Route 12A washes out after flooding in Plainfield

  • DOT officials inspect a washout that closed the southbound lane of Route 12A in Plainfield, just north of the intersection with River Road due to the Connecticut River scouring away at the bank under the roadway Monday. James M. Patterson / Valley News

Valley News
Published: 4/23/2019 5:45:01 PM

A portion of the Connecticut riverbank off Route 12A in Plainfield washed out on Sunday afternoon, undercutting the integrity of the roadway near the intersection with River Road and plucking the guardrail from its soil.

Nearly a dozen state Department of Transportation workers assessed the 150 feet of “affected area” on Monday afternoon and discussed how to repair the damage that may have been caused by recent rain events and snowmelt, said District Engineer Doug King.

“It looks like the river might have washed out the bottom of the it,” King said, causing the riverbank to erode away and bring with it material from under the roadway.

The pavement cracked and rippled, so workers closed off the southbound travel lane and installed concrete barriers. They planned to install lights on both sides of the site as well.

The southbound lane will remain closed for the next few weeks while workers shore up the bank and repair the roadway, King said. The damaged portion of the roadway sits just north of Riverbend Veterinary Clinic in Plainfield, near the Lebanon town line.

The department still is assessing just how much damage occurred. To fix the washout, King said workers likely will dig up the loose material and fill the bank with stone. He estimated the cost of the repairs to be between $40,000 and $50,000.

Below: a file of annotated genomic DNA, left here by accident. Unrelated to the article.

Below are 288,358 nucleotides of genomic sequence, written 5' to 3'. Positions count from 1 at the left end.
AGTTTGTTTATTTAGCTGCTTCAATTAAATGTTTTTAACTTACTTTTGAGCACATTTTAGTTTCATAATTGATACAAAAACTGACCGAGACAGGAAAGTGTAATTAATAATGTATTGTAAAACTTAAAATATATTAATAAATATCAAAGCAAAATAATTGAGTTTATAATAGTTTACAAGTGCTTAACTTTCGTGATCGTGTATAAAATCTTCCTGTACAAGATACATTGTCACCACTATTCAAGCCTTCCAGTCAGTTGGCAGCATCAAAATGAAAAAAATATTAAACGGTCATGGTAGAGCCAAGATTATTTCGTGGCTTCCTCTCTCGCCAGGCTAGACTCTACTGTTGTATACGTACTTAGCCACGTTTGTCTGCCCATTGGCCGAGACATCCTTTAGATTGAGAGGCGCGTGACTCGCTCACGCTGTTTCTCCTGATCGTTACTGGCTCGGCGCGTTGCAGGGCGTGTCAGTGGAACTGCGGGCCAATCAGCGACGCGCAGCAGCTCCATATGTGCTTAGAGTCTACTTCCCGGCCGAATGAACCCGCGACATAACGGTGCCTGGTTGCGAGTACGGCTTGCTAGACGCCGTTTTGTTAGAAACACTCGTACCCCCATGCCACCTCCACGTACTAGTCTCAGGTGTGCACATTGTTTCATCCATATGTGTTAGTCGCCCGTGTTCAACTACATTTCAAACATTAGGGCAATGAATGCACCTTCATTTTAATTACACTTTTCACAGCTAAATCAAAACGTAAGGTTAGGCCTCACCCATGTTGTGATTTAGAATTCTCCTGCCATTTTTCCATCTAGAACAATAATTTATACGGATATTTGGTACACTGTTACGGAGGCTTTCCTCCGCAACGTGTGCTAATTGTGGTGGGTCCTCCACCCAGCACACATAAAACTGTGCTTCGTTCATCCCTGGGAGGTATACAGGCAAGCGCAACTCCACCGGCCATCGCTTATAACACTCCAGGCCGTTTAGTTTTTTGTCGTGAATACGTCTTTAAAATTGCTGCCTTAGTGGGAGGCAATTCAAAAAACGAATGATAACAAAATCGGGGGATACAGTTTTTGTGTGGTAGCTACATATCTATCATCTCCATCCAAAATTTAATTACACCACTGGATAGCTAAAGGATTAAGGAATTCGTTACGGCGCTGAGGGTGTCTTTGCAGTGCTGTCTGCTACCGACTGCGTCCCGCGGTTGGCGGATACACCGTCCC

“The fix should be pretty straightforward,” King said.

DOT workers, including survey specialists and geotechnical engineers, canvassed the site on Monday, walking with caution as they approached a large hole in the pavement. Near it, the guardrail dangled as its posts were ripped from the ground when the bank eroded.

The erosion is “not uncommon,” King said. When a river runs close to a roadway, especially when the road sits much higher in elevation than the river, the area can be susceptible to a washout, he said.

Monday wasn’t the first time the Department of Transportation has had to patch the bank along Route 12A, he said. A significant event he recalled was during Tropical Storm Irene in 2011.

Meanwhile, Vermont residents continue to recover from flooding that damaged roads and washed away small bridges and culverts last week. Snowmelt in Vermont’s higher elevations coupled with rainfall of up to 1¼ inches led to the flooding, the Vermont Emergency Operations Center said.

Route 5 between Wells River village and Newbury village still is closed. There also is roadside work on Interstate 91 in Bradford as well as on Route 302 in Wells River and Route 5 in Fairlee, said Brent Curtis, a spokesman for the Vermont Agency of Transportation.

New Hampshire Department of Transportation spokesman Bill Boynton said he didn’t have any additional information about other roads on the New Hampshire side of the Upper Valley being impacted by recent rain or weather events.

In Plainfield, traffic will alternate using the northbound lane until workers complete the repairs. During busy times, the state may bring in a flagger to help move traffic along.




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